Our partner Fortinet publishes a report every week about exposed threats. You can review the weekly report below. If you have questions, do not hesitate to contact us
FortiGuard Labs Research Team recently captured a malicious Microsoft Word document that contains auto-executable malicious VBA code that can spread and install NanoCore RAT software on a victim's Windows system. NanoCore RAT was developed in the .Net framework. The sample we analyzed uses NanoCore to execute malicious behavior on the victim's machine. When the malicious Word document is opened, you see a warning message at the top of the window "Macros have been disabled" with an 'Enable Content' clickable box. Once the victim clicks the 'Enable Content', the malicious VBA code is executed in the background. The VBA code is executed automatically from the function "Document_Open".
For full details on our analysis, read FortiGuard Labs blog: .Net RAT Malware Being Spread by MS Word Documents
Signatures: VBA/Agent.1B7E!tr.dldr, MSIL/Injector.REB!tr
Fake AV Tech Support -- Our FortiGuard Labs Researchers analyzed a new fake AV tech support campaign. In this case, a malicious advertisement uses a fake antivirus page with popups prompting users about a malware breach on their system. The scam hides itself in advertisements on legitimate websites. When unsuspecting victims click on the advertisement, they are redirected to a page pretending to be a Microsoft warning alert. The fake alert notifies the victim that their computer has been compromised with malware and urgently requires antivirus assistance, or else risk having information stolen and further network damage. A hotline is provided for the victims to call, as well as an additional popup mimicking Windows login. If the victim either calls the hotline or enters their login credentials, the fake AV tech support page has achieved its goal.
The threat actor seems to prefer domains from ".xyz" top level domain, and IP hosts with the URL path pattern of "/pc-error'*". Fortinet Logs show the campaign active since October 2018, and still active today. 2000 URLs and 500 hosts identified as IOCs associated with this malicious campaign have been added to FortiGuard Labs web filtering database.
For screen images and a list of IOCs, visit: Malware Traffic Analysis
Emotet is back! -- We last reported on Emotet mid-December, and after a short break for the holiday, the malware operators are again distributing new malicious email campaigns using Microsoft Word attachments with embedded macros that download the malware. The malware authors are using social engineering techniques, including using different languages, to make the emails enticing to open. Another ploy leverages a direct URL download in the email instead of the Microsoft Word document. The malware authors are continuing their evolution by leveraging various new tricks. This new variant checks if the recipient's IP address is blacklisted or on a spam list. This helps attackers deliver their email more effectively through leveraging inboxes without potential to be blocked by spam filters. The malware invokes PowerShell, which contacts the distribution center to retrieve the payload. While the malware traditionally included banking Trojans, the new variants offer additional payloads, such as information stealers, ransomware and more. For more details [Read More]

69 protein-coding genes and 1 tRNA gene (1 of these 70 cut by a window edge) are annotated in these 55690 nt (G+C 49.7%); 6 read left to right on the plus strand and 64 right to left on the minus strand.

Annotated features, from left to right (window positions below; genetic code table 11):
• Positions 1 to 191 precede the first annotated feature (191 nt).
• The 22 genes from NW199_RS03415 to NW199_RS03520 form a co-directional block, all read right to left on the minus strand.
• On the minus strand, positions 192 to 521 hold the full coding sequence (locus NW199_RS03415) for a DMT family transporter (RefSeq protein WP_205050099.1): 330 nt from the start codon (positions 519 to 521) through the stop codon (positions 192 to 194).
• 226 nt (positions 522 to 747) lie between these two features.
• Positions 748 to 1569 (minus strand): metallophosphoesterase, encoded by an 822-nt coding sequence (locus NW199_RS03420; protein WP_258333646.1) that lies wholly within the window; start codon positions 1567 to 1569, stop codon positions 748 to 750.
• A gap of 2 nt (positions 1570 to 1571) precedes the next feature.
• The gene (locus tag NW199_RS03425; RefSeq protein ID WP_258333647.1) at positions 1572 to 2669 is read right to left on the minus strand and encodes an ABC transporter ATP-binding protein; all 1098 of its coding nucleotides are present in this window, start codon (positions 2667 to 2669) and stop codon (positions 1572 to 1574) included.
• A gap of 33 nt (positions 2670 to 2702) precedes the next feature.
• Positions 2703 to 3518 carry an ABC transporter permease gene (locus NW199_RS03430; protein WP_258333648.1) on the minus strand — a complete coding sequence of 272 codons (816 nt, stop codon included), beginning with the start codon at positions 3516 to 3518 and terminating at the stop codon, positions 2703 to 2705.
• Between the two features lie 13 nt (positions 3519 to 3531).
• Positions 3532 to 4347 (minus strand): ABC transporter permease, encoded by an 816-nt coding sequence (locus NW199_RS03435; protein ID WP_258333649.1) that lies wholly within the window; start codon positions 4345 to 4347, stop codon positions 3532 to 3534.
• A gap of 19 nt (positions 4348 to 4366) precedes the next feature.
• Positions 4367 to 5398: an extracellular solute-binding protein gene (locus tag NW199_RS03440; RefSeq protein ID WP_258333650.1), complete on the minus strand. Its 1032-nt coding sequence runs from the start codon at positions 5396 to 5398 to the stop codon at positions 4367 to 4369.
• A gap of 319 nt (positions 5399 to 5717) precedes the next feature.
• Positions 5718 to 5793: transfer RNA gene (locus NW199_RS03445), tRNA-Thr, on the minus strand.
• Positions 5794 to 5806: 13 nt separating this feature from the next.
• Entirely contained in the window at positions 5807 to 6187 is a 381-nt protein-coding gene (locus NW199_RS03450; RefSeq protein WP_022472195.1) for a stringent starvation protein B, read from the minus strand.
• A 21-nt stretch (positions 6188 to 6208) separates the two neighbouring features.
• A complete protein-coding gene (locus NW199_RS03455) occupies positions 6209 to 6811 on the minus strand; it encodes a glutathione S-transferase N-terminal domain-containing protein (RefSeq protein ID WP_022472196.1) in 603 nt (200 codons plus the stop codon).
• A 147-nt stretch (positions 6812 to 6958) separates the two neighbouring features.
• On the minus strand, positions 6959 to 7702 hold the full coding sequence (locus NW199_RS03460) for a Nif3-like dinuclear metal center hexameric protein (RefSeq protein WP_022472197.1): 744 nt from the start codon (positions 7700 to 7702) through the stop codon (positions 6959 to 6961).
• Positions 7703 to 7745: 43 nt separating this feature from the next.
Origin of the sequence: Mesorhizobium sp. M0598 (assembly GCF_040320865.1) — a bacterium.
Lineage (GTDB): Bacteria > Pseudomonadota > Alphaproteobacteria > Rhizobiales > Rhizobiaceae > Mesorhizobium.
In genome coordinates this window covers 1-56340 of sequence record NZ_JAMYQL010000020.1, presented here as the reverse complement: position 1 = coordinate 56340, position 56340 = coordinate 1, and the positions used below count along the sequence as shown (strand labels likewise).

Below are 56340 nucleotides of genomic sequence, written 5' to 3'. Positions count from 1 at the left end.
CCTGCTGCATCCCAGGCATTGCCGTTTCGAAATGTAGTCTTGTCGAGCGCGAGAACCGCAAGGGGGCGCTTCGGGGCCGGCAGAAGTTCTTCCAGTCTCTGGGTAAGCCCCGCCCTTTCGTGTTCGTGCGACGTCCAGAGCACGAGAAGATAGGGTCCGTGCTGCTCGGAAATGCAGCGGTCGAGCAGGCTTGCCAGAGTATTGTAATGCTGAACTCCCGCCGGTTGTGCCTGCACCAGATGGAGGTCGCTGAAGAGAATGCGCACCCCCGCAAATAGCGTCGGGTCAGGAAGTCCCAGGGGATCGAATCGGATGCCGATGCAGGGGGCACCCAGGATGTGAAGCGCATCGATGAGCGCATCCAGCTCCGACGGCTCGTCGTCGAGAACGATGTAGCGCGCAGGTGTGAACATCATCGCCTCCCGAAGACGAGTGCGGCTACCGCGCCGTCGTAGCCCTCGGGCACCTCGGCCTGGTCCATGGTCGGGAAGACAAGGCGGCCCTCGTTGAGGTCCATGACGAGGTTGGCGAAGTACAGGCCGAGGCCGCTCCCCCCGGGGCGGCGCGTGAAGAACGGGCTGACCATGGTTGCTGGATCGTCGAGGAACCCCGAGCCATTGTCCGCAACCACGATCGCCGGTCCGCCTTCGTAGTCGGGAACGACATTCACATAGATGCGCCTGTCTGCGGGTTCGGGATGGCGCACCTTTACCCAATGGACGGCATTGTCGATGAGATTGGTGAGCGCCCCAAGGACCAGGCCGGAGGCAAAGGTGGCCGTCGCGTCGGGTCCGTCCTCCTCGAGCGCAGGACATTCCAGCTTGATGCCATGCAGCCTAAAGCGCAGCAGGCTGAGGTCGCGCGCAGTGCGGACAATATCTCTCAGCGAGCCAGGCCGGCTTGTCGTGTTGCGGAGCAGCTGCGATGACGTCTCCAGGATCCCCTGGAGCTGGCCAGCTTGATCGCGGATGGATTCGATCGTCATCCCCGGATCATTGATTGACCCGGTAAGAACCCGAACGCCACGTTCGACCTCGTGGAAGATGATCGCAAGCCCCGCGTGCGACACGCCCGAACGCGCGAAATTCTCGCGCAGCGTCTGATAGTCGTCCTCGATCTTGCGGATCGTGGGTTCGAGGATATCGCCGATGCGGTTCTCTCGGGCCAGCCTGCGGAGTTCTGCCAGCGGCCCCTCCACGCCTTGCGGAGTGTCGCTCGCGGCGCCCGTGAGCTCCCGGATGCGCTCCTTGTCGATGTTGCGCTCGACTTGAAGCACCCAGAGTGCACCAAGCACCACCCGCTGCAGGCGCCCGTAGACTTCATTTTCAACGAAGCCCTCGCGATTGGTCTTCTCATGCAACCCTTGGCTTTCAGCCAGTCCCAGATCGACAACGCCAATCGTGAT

Signatures: Malicious_Behavior.SB, VBA/Agent.1F50!tr.dldr
Application Vulnerabilities / IPS
WordPress.Plugin.DZS-VideoGallery.Remote.Command.Injection -- DZS (Digital Zoom Studio) is a popular video management plugin for WordPress that allows you to quickly import and manage YouTube/Vimeo videos from your favorite cloud video content provider through your WordPress-enabled website.
It has been discovered that versions prior to 7.85 are vulnerable to multiple cross-site scripting vulnerabilities that if exploited could lead to remote code execution of arbitrary script code in the browser of an unaware website visitor. This may lead to, among other things, stealing of website credentials and other potential attacks made possible by native scripting functions.
The attacks rely on the injection of arbitrary commands via two vulnerable parameters, called swfloc and designrand, so simple queries allow for an attacker to store attacks that will be launched whenever a user visits the page where the injected script resides.
We have observed attacks globally and have seen a significant increase in activity for the WordPress.Plugin.DZS-VideoGallery.Remote.Command.Injection signature.
Ektron.XSLT.Transform.Remote.Code.Execution -- Ektron is a content management system (CMS) that was merged with Episerver back in 2015. At that time, they were a community of close to 9,000 customers and running in some 30,000 websites. It was discovered that Ektron versions previous to 8.02 SP5 used a class dubbed XslCompiledTransform with a security parameter called "enable script" set to true, which in this context allows for unauthenticated remote code execution. The attack relies on crafting a special XSL file with special parameters to execute arbitrary code. On exploitation, the served XSL is parsed and the referenced file is downloaded and executed in the context of the user process running the HTTP daemon. We have observed attacks globally and have seen a significant increase in activity for the Ektron.XSLT.Transform.Remote.Code.Execution signature.